Care for the Homeless Named “Agency of the Month” by the New York Nonprofit Press



The New York Nonprofit Press has selected Care for the Homeless as its Agency of the Month this September. We’re thrilled and honored by this recognition. In this in-depth profile, the NYNP covers our organization’s past, present and future.

An excerpt:

“Care for the Homeless began in 1985 as a three-year demonstration project,” explains Bobby Watts, CFH Executive Director.  “Two large foundations – Robert Wood Johnson and Pew Memorial Trust – were trying to figure out ways to provide healthcare and social services to the homeless.  This was when homelessness was just beginning to explode all across the country … In New York, unlike many other cities, there was no one central ‘skid row’ where the homeless congregated. As a result, the CFH model proposed sending teams of health care providers to work with homeless men and women wherever they could find them all across the city.  CFH’s teams set up shop on a rotating schedule in shelters, soup kitchens, food pantries, church basements and a host of other drop-in shelters. 

“The program was so successful that in 1987, when the federal government decided it needed to step in and do something, it took this model and used it as the basis for national legislation,” says Watts.  The national Healthcare for the Homeless program, a part of the Public Health Service, now has 250 grantees across the nation.

CFH’s services are based on the idea of meeting – and serving – the homeless where they are… both physically and culturally. CFH provides services in locations where homeless men, women and families go as part of their normal routines.   The agency operates what are satellite health clinics at more than 30 locations in Manhattan, the Bronx, Brooklyn and Queens.  These include eight shelters for single adults, eight family shelters, five soup kitchens, four Safe Havens or Drop-In Centers, several other community-based programs, and alongside three street outreach programs to deliver medical care on the street.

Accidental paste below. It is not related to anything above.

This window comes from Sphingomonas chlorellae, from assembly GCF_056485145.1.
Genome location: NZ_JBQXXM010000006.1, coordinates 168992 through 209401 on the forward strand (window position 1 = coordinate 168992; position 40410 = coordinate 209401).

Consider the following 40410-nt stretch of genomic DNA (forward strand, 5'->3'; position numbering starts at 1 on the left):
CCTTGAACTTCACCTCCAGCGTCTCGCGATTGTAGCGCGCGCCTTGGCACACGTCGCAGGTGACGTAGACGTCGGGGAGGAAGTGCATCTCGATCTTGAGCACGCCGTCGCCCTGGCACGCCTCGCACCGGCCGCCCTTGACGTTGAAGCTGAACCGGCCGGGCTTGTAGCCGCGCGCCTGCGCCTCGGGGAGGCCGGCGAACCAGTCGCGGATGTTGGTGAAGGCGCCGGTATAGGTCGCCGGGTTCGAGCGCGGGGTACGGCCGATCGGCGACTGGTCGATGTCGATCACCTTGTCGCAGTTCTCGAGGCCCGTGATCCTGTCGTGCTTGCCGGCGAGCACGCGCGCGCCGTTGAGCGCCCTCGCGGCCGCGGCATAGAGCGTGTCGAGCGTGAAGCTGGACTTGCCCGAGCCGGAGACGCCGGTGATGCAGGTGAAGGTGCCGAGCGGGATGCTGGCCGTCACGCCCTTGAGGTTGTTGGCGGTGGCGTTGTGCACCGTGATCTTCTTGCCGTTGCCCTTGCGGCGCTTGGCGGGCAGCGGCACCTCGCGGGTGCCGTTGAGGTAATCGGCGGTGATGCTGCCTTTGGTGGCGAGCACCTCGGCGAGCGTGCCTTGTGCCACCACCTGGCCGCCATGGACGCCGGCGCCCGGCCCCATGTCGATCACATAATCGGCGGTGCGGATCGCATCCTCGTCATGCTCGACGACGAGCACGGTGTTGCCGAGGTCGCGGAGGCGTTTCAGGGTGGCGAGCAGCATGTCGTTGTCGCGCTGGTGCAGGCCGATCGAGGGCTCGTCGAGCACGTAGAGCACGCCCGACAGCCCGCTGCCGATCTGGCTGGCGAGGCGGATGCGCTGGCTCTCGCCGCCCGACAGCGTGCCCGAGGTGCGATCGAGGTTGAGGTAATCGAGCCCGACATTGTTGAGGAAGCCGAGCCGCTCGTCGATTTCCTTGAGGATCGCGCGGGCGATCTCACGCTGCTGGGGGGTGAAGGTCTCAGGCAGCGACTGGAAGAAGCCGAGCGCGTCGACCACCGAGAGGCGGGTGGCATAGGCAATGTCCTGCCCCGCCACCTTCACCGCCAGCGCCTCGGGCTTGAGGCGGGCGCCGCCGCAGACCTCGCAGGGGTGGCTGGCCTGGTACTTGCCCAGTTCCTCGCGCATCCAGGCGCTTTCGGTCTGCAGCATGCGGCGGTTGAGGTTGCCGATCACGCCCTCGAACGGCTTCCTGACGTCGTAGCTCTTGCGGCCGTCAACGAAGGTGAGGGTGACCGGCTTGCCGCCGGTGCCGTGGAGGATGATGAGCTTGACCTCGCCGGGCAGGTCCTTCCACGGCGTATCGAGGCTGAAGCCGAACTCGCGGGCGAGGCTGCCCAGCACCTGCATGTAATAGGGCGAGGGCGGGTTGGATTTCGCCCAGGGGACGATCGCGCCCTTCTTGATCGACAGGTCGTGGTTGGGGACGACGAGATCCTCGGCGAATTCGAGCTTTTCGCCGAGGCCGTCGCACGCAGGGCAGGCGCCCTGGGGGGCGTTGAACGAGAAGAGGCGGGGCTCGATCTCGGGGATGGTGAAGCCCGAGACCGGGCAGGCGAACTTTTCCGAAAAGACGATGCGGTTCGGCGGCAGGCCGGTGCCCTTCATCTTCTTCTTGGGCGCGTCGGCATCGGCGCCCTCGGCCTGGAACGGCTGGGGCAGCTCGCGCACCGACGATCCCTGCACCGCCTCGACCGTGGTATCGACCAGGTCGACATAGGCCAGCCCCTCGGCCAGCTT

Care for the Homeless was founded 28 years ago specifically to address the healthcare issues of this unique and difficult to treat population.  And, despite the obvious challenges in providing healthcare to men and women who lack any form of permanent housing, the agency has racked up an impressive series of outcomes in terms of improved health status for the 8,000-10,000 individuals it treats every year.   Advocacy for policies to end homelessness in the first place is another important part of Care for the Homeless’ mission (See “ Advocacy to End Homelessness).  And, since 2008, it also has operated Susan’s Place, a NYC Department of Homeless Services-funded shelter serving 200 mentally ill and medically frail women in the Bronx (See Susan’s Place:  Combining Healthcare and Shelter).

Click here to read the full article at the NYNP.

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